B. Godly Living (v. 8)
The mind stayed on pure thinking will find a powerful impetus for holy living! If we live what we believe, then proper thinking will give rise to proper living. But the thinking is not enough—it must be translated to fleshed-out, applied, practiced truth. We cannot be satisfied with right thinking alone, not even the most precise, insightful, and lofty thoughts about doctrine and the Bible. It is very possible to have the most proper thinking about God and live utterly contrary to it (because in the depths of you, you really believe something else).
How are we to put into practice the truth that we know? Paul gives us four ways.
Appropriate godly instruction. “What you have learned” implies that you have learned truth from someone. You will never see all there is to see in the Word on your own. This is why you must be part of a Bible-teaching church (and why it is a good idea to avail yourself of good books and sermons from godly teachers who have persevered in the faith and in ministry). You must have your mind exposed to the truth to know and live it.
Receive. This carries two ideas. One, it implies we are to hear the Word read publicly. (After all, that is what would have been done with the letter Paul is writing.) Two, we must have a right spirit about the truth we hear. Is our spirit inclined to rebel, question, contradict, and dismiss? Or is it inclined to yield, obey, submit, and embrace?
Hear. This refers not to hearing the truth, but to hearing of the godly examples of other believers. Who do you know that responds to trial with a trusting spirit? Who has gotten victory over a stubborn sin? Who has a rich and effective prayer life? And what godly dead people from church history can influence you through biographies and their own writings?
See. What have you personally seen manifested in the lives of others that is a testimony to the truth?
All four of these ways ultimately are about giving us truth to know in a different way—and truth that holds us accountable before God for what we do with it. For we must do something. Either we believe it and choose to act on it (we become doers and not hearers only), or we merely mentally file it away but do not surrender to nor obey it, and then wonder why we can’t break a sinful habit, have answered prayer, know the Lord’s joy and presence, and live with purpose for eternity.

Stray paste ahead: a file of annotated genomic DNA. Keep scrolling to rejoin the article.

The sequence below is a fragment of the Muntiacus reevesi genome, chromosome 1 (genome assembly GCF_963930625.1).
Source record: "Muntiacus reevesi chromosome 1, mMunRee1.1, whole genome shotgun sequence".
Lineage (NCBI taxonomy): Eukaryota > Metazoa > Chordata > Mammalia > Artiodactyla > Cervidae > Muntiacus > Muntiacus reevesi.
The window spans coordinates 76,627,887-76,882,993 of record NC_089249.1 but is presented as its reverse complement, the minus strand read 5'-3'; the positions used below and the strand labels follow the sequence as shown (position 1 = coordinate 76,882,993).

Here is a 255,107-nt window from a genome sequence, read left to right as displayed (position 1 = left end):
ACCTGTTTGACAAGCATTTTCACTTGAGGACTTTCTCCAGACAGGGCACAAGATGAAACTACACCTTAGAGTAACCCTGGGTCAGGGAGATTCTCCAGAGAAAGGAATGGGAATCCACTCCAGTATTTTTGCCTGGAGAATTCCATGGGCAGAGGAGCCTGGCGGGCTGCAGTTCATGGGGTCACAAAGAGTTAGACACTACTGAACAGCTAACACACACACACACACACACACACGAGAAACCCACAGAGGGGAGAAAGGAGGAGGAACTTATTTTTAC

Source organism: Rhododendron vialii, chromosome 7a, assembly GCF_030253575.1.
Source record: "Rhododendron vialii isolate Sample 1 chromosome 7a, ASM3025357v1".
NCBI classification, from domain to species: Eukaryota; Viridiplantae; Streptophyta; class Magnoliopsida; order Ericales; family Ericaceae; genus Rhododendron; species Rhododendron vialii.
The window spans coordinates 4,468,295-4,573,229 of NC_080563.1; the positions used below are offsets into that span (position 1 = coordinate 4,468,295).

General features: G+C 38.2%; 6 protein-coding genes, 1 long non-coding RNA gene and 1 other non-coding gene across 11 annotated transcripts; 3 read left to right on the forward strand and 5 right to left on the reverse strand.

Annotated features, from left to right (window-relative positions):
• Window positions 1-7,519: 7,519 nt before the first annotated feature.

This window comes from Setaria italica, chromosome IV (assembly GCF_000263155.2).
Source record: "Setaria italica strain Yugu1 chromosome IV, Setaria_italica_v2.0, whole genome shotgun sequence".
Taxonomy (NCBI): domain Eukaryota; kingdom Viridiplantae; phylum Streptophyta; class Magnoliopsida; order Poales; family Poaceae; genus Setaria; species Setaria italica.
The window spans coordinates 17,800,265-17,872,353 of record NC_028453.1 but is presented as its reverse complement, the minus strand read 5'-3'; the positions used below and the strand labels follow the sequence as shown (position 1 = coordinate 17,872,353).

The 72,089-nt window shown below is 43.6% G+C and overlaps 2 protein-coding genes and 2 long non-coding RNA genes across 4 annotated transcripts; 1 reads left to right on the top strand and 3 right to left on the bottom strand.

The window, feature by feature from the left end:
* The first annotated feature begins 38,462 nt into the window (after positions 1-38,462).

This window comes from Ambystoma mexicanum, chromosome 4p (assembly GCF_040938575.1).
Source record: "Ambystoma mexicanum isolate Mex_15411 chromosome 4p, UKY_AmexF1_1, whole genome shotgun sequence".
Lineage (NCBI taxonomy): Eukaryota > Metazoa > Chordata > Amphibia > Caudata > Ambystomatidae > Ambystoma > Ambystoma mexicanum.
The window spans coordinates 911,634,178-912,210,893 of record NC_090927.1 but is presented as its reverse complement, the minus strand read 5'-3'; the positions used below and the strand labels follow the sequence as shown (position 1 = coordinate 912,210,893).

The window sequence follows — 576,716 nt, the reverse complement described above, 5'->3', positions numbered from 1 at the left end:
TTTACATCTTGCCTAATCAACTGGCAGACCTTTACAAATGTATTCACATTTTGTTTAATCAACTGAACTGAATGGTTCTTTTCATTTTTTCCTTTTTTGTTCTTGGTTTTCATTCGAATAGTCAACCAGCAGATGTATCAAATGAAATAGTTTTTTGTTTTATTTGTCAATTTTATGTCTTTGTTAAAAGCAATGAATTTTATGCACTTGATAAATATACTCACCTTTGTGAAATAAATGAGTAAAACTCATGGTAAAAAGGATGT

The danger is especially real for those who attend well-taught churches. Do you excel still more in both your understanding of and your obedience to the fullness of the truth? Or do you content yourself with shallow knowledge and a mediocre life? Press on to as much truth as God will let you understand, and beseech Him for the grace and enablement to do it. God here promises a wonderful incentive for obedience: As we apply His truth, He manifests His presence personally to us (“The God of peace will be with you”). You get more of God as you obey Him. Does this inflame your heart to know and do? Or are you so numbed by things of the world that you have no taste for Him? Pray the Lord grants you a soft, yielded heart that is responsive to His truth and that values His presence and promise.
May God help us to think on His truth to the renewing of our minds, that we might live transformed, fruitful lives for the glory of Christ!